In the city of Kumbakonam there are two temples dedicated to Vishnu, the Shri Sarangapani and the Shri Chakrapani. Both these temples have two doorways connected to the solstices in the same way. From the time of the winter solstice the sanctums are approachable through the northern entrance and from the time of the summer solstice through the southern entrance. This is connected to the two periods of uttarayana or northern course of the sun (midwinter to midsummer), and dakshinayana or southern course of the sun (midsummer to midwinter).

In the Tamil ritual calendar uttarayana begins from Makara Samkranti, which was celebrated this year on the 14th of January. The start of dakshinayana is celebrated on Adi Perukku, the festival of the Cauvery River, which falls on the 18th of the Tamil month Adi. This year the 18th of Adi equals the 2nd of August. The difference between actual midwinter on the 21st of December and Makara Samkranti is 24 days. The difference between midsummer on the 21st of June and Adi Perukku is 44 days. What is happening here? At first sight the conclusion might be this ritual calendar doesn’t understand astronomy very well or maybe expresses strange superstitions. The actual reason is this calendar is very ancient indeed and represents a time well over 3000 years ago.



To explain this we have to introduce an astronomical phenomenon, called precession. Precession is a movement of the axis of the earth which results in a slight shift in the point of sunrise and sunset relative to the fixed stars of the ecliptic. Every year this point shifts 50 second of a degree relative to the stars in the opposite direction from the yearly movement of our sun. The sun shifts its rising and setting point 1 degree every day along the band of the ecliptic, and comes back to the same point after one year. That is how we understand the solar year and recognize the zodiac. But in actual reality the sun doesn’t come back to exactly the same point after one year. The sun stays behind just a little bit. So today the sunrise at midwinter occurs in the constellation Dhanus/Sagitarius. Two thousand years ago it occurred in the constellation Makara/Capricorn. The amount of this shift over time is a well known astronomical value. Therefore we can calculate exactly where the point of midsummer and midwinter would have occurred on the ecliptic at any time in the past.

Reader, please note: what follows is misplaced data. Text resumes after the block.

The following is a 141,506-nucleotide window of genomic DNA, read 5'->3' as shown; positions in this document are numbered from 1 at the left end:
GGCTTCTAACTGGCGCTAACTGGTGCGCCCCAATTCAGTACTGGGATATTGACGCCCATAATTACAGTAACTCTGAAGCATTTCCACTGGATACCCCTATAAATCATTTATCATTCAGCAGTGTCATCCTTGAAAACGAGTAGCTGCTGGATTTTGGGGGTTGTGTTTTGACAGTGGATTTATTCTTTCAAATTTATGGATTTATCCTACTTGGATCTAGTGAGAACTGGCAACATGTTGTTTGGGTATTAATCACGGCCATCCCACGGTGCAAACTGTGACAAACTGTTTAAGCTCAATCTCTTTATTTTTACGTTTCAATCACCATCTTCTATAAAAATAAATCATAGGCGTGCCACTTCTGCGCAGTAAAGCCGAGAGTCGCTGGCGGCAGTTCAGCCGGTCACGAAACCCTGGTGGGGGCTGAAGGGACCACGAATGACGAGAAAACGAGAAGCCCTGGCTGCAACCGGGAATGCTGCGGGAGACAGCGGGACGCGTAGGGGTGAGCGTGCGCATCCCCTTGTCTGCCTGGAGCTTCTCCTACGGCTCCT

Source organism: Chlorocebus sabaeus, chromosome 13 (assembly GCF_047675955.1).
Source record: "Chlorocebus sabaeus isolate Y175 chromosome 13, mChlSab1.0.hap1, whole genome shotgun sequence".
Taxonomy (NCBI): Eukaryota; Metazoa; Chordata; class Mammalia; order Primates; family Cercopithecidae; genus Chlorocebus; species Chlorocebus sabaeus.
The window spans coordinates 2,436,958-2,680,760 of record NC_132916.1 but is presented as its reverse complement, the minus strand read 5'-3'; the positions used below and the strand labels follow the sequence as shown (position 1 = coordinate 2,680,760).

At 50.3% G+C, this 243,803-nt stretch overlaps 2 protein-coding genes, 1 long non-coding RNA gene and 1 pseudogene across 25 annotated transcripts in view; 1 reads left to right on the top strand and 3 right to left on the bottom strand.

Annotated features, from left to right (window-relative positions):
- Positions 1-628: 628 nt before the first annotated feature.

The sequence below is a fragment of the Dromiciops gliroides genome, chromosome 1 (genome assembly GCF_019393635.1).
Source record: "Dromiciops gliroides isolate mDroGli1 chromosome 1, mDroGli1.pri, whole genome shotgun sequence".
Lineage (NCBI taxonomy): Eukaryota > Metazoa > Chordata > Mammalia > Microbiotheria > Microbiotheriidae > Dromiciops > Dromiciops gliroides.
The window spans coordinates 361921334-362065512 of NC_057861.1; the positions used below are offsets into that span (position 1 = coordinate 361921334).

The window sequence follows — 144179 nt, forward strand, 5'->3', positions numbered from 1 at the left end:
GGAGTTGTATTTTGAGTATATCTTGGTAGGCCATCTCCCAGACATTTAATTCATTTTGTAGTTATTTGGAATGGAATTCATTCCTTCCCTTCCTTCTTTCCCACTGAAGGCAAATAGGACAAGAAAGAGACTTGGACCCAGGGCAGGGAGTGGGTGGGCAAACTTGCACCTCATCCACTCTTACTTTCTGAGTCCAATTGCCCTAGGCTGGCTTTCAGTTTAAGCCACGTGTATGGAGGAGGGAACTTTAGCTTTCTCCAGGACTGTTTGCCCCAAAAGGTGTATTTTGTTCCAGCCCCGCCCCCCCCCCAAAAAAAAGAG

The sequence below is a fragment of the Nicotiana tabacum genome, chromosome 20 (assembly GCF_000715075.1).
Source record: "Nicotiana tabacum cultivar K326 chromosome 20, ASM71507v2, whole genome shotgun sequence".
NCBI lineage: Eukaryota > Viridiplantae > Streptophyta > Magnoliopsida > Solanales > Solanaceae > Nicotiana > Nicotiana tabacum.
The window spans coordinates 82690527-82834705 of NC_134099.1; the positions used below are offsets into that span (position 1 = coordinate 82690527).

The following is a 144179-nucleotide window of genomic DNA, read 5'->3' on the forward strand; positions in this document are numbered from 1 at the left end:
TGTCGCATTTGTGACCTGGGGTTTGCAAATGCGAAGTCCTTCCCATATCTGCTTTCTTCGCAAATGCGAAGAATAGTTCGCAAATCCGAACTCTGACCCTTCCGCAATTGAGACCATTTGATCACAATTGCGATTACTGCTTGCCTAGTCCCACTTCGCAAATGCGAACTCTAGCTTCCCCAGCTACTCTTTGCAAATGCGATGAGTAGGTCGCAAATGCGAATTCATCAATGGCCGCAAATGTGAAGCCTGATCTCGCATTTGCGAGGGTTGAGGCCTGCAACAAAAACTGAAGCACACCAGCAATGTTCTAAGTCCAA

The Tamil calendar is a sidereal calendar which means it is fixed to the stars. As the stars shift very slowly relative to the seasons due to precession and we know that the rate of this shift is approximately 72 years for 1 degree, we can calculate the time reflected by the date of the festivals in the Tamil calendar because one degree shift more or less equals one day later in the calendar: 360 degrees of the circle equals 365 days of the year. The 24 days difference between the winter solstice and Makara Samkranti shows this festival was fixed to this date around 1728 years ago. The 44 days difference between the summer solstice and Adi Perukku shows this festival was originally established 3168 years ago. Our conclusion must be the Tamil ritual calendar was already functioning in 1000 BCE.